Thinking About Getting Back with Your Ex?
Some important questions to ask yourself before jumping back with an old flame.
Cortney S. Warren, PhD, ABPP
“Never go back to an old love. It’s like a book you’ve already read. You know how it will end.” -Unknown
Do you have a former love that you can’t quite get over? Are you considering getting back together? Many of us do. In a study of almost 800 young adults around age 20, about half reconciled with an ex after an initial breakup (Halpern-Meekin et al., 2013). In addition, over half continued to have a sexual relationship with their ex after breaking up.
If you’ve recently gone through a breakup, it’s really common to think about reconciling with your ex. You may find yourself reminiscing about the blissful moments you shared. Missing them. Thinking about them. Struggling to find your identity without them. Even selectively forgetting why you broke up! Much of this is because of the nature of breakups—they can shift your lifestyle, self-concept, or even your home in the blink of an eye. Even if you wanted to end the relationship, breakups can be emotionally heartbreaking and lead you to question your choices (Field, 2017).
So, should you reach out to your ex? Is it time to get back together and try again? Can you rekindle with an old flame? Is there really such a thing as “starting anew” with the same person?
Although the answers to these questions are complex and depend on your specific situation, it’s really important to ask yourself some direct questions about your motivation to get back together. Here are a few to get you started:
1) Why did you break up?
There is a reason that your relationship didn’t work the last time you dated—maybe many reasons! So, before getting back with an ex, honestly think about what led to your breakup. What caused the split? Why did your relationship ultimately not work? Try to identify exactly what led your relationship to end the last time you dated.
2) Has anything meaningful changed since your breakup?
If your next relationship with your ex is going to work, it’ll only be because something has changed. One or both of you must have shifted and evolved with regard to the issues that broke you up in the first place (as in, your answers to question 1 above must have been addressed!). So, have you changed in ways that lead you to believe it will be different this time? Has your ex changed? Have you adequately addressed what didn’t work the last time you were together? If you haven’t, I would think twice before you try to reconnect.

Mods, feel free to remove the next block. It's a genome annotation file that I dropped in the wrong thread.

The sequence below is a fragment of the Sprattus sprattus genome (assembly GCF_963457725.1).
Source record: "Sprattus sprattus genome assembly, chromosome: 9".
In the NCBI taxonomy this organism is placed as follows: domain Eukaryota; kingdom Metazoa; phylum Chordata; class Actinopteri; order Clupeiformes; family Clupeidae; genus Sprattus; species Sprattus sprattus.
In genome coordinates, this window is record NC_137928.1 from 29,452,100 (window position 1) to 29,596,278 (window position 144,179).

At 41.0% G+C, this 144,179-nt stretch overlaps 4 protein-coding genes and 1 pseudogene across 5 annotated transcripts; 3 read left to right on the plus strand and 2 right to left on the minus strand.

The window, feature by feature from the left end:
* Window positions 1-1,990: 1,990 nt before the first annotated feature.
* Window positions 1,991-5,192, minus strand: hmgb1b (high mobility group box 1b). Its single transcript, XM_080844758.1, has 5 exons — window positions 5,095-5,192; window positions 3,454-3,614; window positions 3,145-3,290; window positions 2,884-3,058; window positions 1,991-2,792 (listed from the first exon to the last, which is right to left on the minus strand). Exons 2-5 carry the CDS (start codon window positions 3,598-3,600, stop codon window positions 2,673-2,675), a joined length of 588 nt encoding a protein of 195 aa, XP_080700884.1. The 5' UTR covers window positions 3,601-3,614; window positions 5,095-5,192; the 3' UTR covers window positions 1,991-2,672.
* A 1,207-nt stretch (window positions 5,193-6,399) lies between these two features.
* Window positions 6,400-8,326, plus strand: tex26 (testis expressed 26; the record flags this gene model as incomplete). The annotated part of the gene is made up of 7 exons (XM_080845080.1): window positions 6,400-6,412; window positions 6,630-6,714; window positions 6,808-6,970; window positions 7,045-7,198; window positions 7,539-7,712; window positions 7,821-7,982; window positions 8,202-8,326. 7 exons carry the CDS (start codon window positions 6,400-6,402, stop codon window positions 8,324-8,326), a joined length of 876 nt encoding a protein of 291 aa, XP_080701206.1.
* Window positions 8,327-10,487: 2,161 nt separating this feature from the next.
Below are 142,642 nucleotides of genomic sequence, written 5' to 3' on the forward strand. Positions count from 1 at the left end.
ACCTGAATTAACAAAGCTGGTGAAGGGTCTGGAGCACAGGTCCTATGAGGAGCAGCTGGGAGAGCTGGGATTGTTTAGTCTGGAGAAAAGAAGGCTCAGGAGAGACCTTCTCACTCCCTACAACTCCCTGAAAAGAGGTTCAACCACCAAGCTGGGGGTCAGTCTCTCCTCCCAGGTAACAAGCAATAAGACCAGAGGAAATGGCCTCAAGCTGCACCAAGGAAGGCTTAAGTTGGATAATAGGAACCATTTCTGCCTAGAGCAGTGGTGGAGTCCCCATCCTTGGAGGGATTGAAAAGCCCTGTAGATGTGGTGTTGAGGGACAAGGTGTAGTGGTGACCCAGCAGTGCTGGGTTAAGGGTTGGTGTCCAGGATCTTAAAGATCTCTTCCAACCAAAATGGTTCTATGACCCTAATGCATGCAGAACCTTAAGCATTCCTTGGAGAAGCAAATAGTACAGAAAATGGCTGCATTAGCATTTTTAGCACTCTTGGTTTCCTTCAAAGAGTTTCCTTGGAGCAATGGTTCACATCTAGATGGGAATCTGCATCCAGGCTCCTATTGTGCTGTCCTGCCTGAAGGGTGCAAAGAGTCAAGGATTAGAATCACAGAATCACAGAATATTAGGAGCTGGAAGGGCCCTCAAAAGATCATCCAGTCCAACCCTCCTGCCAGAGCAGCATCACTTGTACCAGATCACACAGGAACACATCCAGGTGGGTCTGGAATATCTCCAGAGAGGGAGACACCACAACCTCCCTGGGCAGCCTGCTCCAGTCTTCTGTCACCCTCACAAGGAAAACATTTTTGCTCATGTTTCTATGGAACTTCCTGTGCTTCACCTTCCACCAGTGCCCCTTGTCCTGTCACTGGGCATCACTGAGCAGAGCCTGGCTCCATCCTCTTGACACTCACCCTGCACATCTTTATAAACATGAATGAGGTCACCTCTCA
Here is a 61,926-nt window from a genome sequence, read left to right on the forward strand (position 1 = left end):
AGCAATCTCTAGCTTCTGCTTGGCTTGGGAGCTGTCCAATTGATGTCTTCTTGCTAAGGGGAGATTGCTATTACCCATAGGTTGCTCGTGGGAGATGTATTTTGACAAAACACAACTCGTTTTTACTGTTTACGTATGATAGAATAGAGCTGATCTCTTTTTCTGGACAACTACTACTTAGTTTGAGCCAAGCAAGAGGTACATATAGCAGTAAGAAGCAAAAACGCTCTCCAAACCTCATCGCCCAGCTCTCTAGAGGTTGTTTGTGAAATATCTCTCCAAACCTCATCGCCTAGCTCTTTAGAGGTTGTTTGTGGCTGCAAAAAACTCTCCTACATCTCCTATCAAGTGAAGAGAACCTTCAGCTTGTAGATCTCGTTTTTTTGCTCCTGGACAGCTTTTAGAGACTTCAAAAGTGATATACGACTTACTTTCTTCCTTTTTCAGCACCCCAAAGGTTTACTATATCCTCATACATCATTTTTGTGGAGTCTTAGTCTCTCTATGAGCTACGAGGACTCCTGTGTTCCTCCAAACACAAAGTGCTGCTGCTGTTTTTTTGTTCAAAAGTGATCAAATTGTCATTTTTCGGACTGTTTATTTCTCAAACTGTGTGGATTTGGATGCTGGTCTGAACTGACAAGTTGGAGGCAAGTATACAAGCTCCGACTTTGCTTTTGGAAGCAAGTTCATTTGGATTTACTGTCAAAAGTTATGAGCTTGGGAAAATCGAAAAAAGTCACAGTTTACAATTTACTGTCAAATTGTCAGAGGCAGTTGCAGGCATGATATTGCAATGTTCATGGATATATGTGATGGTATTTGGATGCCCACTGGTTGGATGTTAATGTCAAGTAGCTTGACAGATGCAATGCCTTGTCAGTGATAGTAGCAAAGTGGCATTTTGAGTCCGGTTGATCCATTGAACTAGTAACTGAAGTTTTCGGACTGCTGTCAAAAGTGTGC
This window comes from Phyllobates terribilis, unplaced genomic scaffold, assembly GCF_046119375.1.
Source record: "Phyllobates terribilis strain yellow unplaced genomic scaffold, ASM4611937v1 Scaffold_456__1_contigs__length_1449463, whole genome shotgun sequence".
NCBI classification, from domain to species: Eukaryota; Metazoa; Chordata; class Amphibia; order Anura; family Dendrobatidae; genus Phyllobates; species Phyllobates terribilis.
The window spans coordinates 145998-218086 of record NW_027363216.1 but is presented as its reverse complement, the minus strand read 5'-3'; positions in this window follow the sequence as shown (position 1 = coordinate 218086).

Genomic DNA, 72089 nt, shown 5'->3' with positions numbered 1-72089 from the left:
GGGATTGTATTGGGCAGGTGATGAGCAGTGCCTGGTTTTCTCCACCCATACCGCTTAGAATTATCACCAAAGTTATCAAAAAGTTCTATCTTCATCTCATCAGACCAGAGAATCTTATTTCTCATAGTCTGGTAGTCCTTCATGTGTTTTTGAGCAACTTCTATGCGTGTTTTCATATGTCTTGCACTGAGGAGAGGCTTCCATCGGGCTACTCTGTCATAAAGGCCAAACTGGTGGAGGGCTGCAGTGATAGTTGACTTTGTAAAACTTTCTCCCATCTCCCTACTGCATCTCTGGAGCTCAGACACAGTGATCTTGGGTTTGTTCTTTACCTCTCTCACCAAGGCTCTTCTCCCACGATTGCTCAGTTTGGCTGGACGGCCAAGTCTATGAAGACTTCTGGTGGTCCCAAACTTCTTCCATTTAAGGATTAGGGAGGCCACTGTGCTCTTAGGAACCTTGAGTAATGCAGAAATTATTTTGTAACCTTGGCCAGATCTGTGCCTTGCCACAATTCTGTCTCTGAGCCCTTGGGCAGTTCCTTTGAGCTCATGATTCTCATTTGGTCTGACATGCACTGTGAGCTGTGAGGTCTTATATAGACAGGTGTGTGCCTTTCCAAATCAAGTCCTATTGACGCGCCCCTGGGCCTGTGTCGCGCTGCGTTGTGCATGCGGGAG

3) What’s motivating you to get back together?
Since breakups can be so jarring and disruptive to your life, it’s really important that you understand why you want to get back together. What’s your motivation to rekindle this relationship? Is it because you really love your ex? Because you think they are a great person and you want to make it work? Is it because you’re lonely? Bored? Feeling lost without them? Don’t know who you are or what to do with your life now that they’re gone? If your desire to get back together is coming from an unhealthy place in you, like you’re struggling to overcome early childhood attachment issues (Cope and Mattingly, 2021) or don’t think you could possibly find anyone else, I would pause before you try to get back together.
The Naked Truth is This: Like all relationships, navigating love interests—current and former—can be very tricky. If you’re hoping to start anew with an ex, remember that it’s not really like starting a new relationship because you have an understanding and history with your ex that will influence your dynamic in the future. That said, it’s possible to develop a new relationship with your ex that’s functional and healthy as long as something has shifted. If you do try to start anew, start by being clear about what didn’t work in the past and clearly shift your expectations, behavior, and lifestyle to address it.
Cope MA and Mattingly BA. 2021. Putting me back together by getting back together: Post-dissolution self-concept confusion predicts rekindling desire among anxiously attached individuals. Journal of Social and Personal Relationships, 38, 384-392.
Field, T. 2017. Romantic Breakup Distress, Betrayal and Heartbreak: A Review. International Journal of Behavioral Research and Psychology 5: 217–25.
Halpern-Meekin S, Manning WD, Giordano PC, Longmore MA. 2013. Relationship Churning in Emerging Adulthood: On/Off Relationships and Sex with an Ex. J Adolesc Res, 28:166-188.
Copyright Cortney S. Warren, Ph.D., ABPP
Note: I cannot respond to personal requests for advice over the internet. Best on your continued journey.
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